BBJ interior by Winch Design

Designers Turn Bold

Bizjet interiors are gaining more pizzazz. Here’s what’s changing, and why.

I’m pleased to see that business jet interiors are trending toward bolder, more individualized designs. No, we’re not likely to see the return of the electric-blue velour seats and lime-green shag carpeting that would make Austin Powers feel at home. But aircraft owners and operators are at least letting designers leave earthy beiges and icy grays behind in favor of cabin decors with more pizzazz.

We’re starting to see stronger statements in upholstery, carpeting, and side panels, and in the seats, divans, and tables that fill the living space. I’m not talking about the over-the-top opulence found in “Private Jets of the Ultra-rich” magazine features. Loud examples of visual opulence in materials and designs have always been there, even during the bland years. The new trends seen in the mainstream private jet fleet simply add more individual colors, style, and flair—sometimes mirroring tones and appointments from the owner’s home, office, or yacht.

Customers “have been gravitating toward cleaner lines, subtle three-dimensional textures on broader surfaces, and abstract patterns incorporated into carpets and art pieces,” said Ron Soret of Aeria Luxury Interiors in a recent article in BJT sister publication NBAA Convention News. Lori Johnson of Duncan Aviation said, “It’s a change from the more generic and conservative trends we have seen since 2009—a marked increase in the requests for interiors personalized to the operators’ tastes and usage.”

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But before going wild with a design for your own aircraft, it’s best to remember some fundamentals of design science. Even a large-cabin business jet is a relatively confined space—and passengers often spend several hours inside. Choosing the wrong color combination can stimulate a claustrophobic reaction. Just as in a modest-sized apartment, minimalist furnishing and light, airy colors can go a long way toward allowing the mind’s eye to roam free and easy.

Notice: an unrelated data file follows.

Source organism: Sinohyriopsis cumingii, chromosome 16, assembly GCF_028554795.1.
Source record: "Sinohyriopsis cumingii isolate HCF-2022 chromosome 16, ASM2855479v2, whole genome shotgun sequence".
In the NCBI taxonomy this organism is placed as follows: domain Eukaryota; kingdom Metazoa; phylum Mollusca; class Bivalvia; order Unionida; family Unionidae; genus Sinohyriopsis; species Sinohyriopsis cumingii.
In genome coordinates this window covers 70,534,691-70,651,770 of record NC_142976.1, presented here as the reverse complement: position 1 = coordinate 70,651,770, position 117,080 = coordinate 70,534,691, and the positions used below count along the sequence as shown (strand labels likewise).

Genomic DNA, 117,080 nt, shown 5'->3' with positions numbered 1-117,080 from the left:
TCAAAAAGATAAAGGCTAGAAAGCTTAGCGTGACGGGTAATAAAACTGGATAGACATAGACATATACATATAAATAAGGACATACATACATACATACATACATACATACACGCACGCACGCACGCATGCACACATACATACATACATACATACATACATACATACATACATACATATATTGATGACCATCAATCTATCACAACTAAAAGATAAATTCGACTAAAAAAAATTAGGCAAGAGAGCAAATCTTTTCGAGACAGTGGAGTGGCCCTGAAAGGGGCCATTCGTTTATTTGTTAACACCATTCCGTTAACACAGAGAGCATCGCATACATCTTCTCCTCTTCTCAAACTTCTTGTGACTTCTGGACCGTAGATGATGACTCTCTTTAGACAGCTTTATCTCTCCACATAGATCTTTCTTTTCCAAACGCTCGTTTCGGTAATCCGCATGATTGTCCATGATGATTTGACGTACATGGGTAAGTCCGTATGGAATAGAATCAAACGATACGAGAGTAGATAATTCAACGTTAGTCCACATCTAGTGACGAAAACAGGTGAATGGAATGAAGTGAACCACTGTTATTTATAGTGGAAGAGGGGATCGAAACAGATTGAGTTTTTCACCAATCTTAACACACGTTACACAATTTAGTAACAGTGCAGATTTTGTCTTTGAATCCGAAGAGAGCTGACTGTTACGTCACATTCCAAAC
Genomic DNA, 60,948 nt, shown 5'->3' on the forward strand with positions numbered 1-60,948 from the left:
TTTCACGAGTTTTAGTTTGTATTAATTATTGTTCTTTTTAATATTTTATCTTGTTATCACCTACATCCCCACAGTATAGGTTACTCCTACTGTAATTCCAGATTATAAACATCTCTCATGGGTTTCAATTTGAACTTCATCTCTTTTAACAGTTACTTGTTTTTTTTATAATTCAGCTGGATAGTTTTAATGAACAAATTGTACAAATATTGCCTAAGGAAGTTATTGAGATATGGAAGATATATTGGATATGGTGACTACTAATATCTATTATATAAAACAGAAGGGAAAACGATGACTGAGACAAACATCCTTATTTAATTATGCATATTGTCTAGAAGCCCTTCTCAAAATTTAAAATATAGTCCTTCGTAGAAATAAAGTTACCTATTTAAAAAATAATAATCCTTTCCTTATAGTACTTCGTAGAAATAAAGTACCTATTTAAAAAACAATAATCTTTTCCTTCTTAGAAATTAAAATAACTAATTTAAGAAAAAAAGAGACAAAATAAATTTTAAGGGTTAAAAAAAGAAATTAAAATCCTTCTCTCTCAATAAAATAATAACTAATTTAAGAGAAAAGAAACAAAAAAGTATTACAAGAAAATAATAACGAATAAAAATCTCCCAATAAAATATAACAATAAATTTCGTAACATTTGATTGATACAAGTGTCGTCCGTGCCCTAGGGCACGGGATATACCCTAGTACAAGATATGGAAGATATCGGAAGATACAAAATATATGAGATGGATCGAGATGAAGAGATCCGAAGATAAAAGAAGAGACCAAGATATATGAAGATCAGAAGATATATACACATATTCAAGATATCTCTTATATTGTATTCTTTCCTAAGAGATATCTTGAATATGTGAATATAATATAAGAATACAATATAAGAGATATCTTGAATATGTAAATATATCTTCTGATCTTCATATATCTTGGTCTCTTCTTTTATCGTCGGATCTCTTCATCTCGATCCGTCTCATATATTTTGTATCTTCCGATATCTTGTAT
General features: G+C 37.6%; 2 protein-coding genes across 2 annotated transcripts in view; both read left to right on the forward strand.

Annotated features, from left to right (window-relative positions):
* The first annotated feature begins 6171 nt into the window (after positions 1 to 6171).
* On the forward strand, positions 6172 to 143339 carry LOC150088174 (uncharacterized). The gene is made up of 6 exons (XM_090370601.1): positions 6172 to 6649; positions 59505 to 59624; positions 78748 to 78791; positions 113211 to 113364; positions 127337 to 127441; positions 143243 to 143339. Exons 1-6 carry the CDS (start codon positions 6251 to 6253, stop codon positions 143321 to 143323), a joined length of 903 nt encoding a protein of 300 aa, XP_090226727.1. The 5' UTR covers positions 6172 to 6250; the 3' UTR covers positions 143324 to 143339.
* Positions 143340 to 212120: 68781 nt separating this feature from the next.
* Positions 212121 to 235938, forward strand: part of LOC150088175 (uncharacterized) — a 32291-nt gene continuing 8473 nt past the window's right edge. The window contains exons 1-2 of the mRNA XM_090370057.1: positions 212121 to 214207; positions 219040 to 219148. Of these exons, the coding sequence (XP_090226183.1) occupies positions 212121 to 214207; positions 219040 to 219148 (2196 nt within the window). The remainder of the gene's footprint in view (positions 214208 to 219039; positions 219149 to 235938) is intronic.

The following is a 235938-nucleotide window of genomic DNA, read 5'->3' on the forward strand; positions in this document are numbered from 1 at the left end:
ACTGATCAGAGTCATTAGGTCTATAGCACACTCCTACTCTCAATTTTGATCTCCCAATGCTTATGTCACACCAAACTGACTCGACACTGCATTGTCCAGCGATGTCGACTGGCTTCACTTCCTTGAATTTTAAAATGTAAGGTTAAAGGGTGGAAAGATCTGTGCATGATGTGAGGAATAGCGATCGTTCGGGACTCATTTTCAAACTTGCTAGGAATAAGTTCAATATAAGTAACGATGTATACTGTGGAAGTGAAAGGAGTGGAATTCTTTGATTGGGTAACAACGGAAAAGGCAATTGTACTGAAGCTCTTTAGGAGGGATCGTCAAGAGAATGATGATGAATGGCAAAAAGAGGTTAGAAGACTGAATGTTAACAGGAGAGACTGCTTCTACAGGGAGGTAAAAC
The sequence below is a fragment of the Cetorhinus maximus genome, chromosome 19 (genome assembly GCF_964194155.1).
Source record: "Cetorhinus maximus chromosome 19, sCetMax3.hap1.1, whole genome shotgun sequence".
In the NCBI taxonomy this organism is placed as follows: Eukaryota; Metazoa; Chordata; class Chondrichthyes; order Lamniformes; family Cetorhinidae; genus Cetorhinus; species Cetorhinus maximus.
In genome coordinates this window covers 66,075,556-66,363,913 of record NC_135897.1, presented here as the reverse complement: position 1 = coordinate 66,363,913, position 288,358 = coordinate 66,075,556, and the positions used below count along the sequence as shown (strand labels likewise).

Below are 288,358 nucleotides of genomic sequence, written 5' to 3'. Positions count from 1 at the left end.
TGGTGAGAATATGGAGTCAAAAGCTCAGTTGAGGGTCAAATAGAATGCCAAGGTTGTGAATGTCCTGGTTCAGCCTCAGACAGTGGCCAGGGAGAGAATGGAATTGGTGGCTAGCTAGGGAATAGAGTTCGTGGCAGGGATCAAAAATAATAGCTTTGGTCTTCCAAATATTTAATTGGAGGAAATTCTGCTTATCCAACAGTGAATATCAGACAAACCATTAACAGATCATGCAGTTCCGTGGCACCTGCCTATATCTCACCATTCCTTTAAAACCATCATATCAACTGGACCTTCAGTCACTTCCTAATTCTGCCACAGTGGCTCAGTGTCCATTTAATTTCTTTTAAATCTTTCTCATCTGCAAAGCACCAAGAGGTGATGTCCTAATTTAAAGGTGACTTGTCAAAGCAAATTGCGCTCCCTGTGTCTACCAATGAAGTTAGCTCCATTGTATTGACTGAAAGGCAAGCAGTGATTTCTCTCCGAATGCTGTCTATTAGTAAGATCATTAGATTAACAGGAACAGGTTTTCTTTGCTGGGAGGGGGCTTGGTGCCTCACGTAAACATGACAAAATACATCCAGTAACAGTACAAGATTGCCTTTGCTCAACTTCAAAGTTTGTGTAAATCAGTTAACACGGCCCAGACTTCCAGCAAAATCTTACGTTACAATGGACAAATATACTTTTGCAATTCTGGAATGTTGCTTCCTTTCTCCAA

New cabin technology has played a role in enabling a more-sparse approach to cabin furnishings. Gone are the overstuffed captain’s chairs and huge flat-screen monitors that seem to have been the hallmark of the bigger-is-better trend from decades not-so-recently past. Modern ergonomic seating is not only more designer-friendly but also healthier and more comfortable, especially on long flights.

There is still a place for big screens, especially when a jet fills the role of flying conference room or home theater. But new technology makes today’s thinner video monitors far less obtrusive. Audio equipment needn’t be conspicuous, either. Jet owners can opt for a system like Bongiovi’s Speakerless Audio, which uses transducers connected to interior side panels to turn the entire cabin into one big immersive sound source. They can also access entertainment individually, via high-definition personal devices and noise-canceling headsets or earbuds.

Those same personal devices control individualized cabin settings such as lighting, temperature, and window shading, supplanting complicated and bulky switching panels on interior side ledges. Speaking of lighting, another new trend is using sophisticated LEDs throughout the cabin to not only set the mood and accentuate the decor, but to help control the body’s circadian rhythm—simulating the sunrise and sunset cycle of the destination halfway around the globe. Collins Aerospace’s Secant Luminous lighting creates the desired displays with clusters of RGB, or RGB+W uLEDs (Ultra LEDs).

One reason for the trend toward letting designers cut more footloose is the changing landscape of charter and how we’re using aircraft. In the past, aircraft owners who depended on charter revenue to offset cost of ownership were encouraged to stay conservative with their interior designs for fear of putting off potential clients. With less- stodgy passengers now making up more and more of that clientele—especially in these days of increasing shared-use programs—there is less concern about ensuring that paying customers will stay within their comfort zones.

Another reason for flashier cabin designs may be the global economy. While there is still plenty of uncertainty about its future, recent trends in aircraft sales, usage, and ownership seem to be providing at least the impression of greater stability. Or perhaps owners have just grown weary of worrying about the possibility of having to sell their airplanes at any time. After a decade of living under the fiscal sword of Damocles, maybe they are deciding to live for today. At least a little.